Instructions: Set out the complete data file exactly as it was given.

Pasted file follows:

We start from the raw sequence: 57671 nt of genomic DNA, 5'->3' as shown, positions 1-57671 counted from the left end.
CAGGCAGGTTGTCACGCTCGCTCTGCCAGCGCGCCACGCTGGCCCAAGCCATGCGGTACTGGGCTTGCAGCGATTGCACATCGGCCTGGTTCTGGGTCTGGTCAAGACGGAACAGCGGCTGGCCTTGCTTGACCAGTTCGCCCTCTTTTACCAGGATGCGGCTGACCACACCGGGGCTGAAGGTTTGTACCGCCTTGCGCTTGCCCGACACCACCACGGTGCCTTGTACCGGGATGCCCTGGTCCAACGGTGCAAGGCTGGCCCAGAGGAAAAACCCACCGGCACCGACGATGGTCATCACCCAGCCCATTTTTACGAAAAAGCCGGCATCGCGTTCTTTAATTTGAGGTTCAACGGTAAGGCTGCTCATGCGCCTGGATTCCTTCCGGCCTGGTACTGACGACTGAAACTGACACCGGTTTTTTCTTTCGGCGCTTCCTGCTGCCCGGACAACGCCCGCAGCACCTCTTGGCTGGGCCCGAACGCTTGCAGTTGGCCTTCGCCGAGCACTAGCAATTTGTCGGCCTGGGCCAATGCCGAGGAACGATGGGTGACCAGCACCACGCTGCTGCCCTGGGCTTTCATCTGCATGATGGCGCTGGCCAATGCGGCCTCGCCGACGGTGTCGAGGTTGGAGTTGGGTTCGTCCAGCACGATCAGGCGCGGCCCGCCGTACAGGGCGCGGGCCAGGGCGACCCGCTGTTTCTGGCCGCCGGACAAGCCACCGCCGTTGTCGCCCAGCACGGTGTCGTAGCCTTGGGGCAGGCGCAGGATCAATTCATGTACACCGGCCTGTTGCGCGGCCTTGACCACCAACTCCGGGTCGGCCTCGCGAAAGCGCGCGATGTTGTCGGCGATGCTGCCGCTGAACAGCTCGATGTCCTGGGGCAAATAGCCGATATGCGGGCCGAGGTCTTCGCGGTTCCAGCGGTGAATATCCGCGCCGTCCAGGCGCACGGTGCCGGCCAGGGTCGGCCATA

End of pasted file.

We start from the raw sequence: 57671 nt of genomic DNA, 5'->3' as shown, positions 1-57671 counted from the left end.
CAGGCAGGTTGTCACGCTCGCTCTGCCAGCGCGCCACGCTGGCCCAAGCCATGCGGTACTGGGCTTGCAGCGATTGCACATCGGCCTGGTTCTGGGTCTGGTCAAGACGGAACAGCGGCTGGCCTTGCTTGACCAGTTCGCCCTCTTTTACCAGGATGCGGCTGACCACACCGGGGCTGAAGGTTTGTACCGCCTTGCGCTTGCCCGACACCACCACGGTGCCTTGTACCGGGATGCCCTGGTCCAACGGTGCAAGGCTGGCCCAGAGGAAAAACCCACCGGCACCGACGATGGTCATCACCCAGCCCATTTTTACGAAAAAGCCGGCATCGCGTTCTTTAATTTGAGGTTCAACGGTAAGGCTGCTCATGCGCCTGGATTCCTTCCGGCCTGGTACTGACGACTGAAACTGACACCGGTTTTTTCTTTCGGCGCTTCCTGCTGCCCGGACAACGCCCGCAGCACCTCTTGGCTGGGCCCGAACGCTTGCAGTTGGCCTTCGCCGAGCACTAGCAATTTGTCGGCCTGGGCCAATGCCGAGGAACGATGGGTGACCAGCACCACGCTGCTGCCCTGGGCTTTCATCTGCATGATGGCGCTGGCCAATGCGGCCTCGCCGACGGTGTCGAGGTTGGAGTTGGGTTCGTCCAGCACGATCAGGCGCGGCCCGCCGTACAGGGCGCGGGCCAGGGCGACCCGCTGTTTCTGGCCGCCGGACAAGCCACCGCCGTTGTCGCCCAGCACGGTGTCGTAGCCTTGGGGCAGGCGCAGGATCAATTCATGTACACCGGCCTGTTGCGCGGCCTTGACCACCAACTCCGGGTCGGCCTCGCGAAAGCGCGCGATGTTGTCGGCGATGCTGCCGCTGAACAGCTCGATGTCCTGGGGCAAATAGCCGATATGCGGGCCGAGGTCTTCGCGGTTCCAGCGGTGAATATCCGCGCCGTCCAGGCGCACGGTGCCGGCCAGGGTCGGCCATA